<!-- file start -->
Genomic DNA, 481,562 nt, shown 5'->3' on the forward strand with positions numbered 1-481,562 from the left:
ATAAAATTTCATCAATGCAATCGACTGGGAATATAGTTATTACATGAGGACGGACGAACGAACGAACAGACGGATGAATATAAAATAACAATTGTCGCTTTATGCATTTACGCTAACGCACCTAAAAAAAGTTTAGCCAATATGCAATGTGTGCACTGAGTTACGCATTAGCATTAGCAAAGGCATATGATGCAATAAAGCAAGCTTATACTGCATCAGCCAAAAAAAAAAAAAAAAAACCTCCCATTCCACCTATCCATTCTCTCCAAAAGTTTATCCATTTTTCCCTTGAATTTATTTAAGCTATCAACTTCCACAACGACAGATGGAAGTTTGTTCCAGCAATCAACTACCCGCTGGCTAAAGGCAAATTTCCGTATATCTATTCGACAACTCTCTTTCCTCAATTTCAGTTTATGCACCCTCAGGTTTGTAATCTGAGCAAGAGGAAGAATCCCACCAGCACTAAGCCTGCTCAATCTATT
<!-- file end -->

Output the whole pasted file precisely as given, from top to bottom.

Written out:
Genomic DNA, 481,562 nt, shown 5'->3' on the forward strand with positions numbered 1-481,562 from the left:
ATAAAATTTCATCAATGCAATCGACTGGGAATATAGTTATTACATGAGGACGGACGAACGAACGAACAGACGGATGAATATAAAATAACAATTGTCGCTTTATGCATTTACGCTAACGCACCTAAAAAAAGTTTAGCCAATATGCAATGTGTGCACTGAGTTACGCATTAGCATTAGCAAAGGCATATGATGCAATAAAGCAAGCTTATACTGCATCAGCCAAAAAAAAAAAAAAAAAACCTCCCATTCCACCTATCCATTCTCTCCAAAAGTTTATCCATTTTTCCCTTGAATTTATTTAAGCTATCAACTTCCACAACGACAGATGGAAGTTTGTTCCAGCAATCAACTACCCGCTGGCTAAAGGCAAATTTCCGTATATCTATTCGACAACTCTCTTTCCTCAATTTCAGTTTATGCACCCTCAGGTTTGTAATCTGAGCAAGAGGAAGAATCCCACCAGCACTAAGCCTGCTCAATCTATT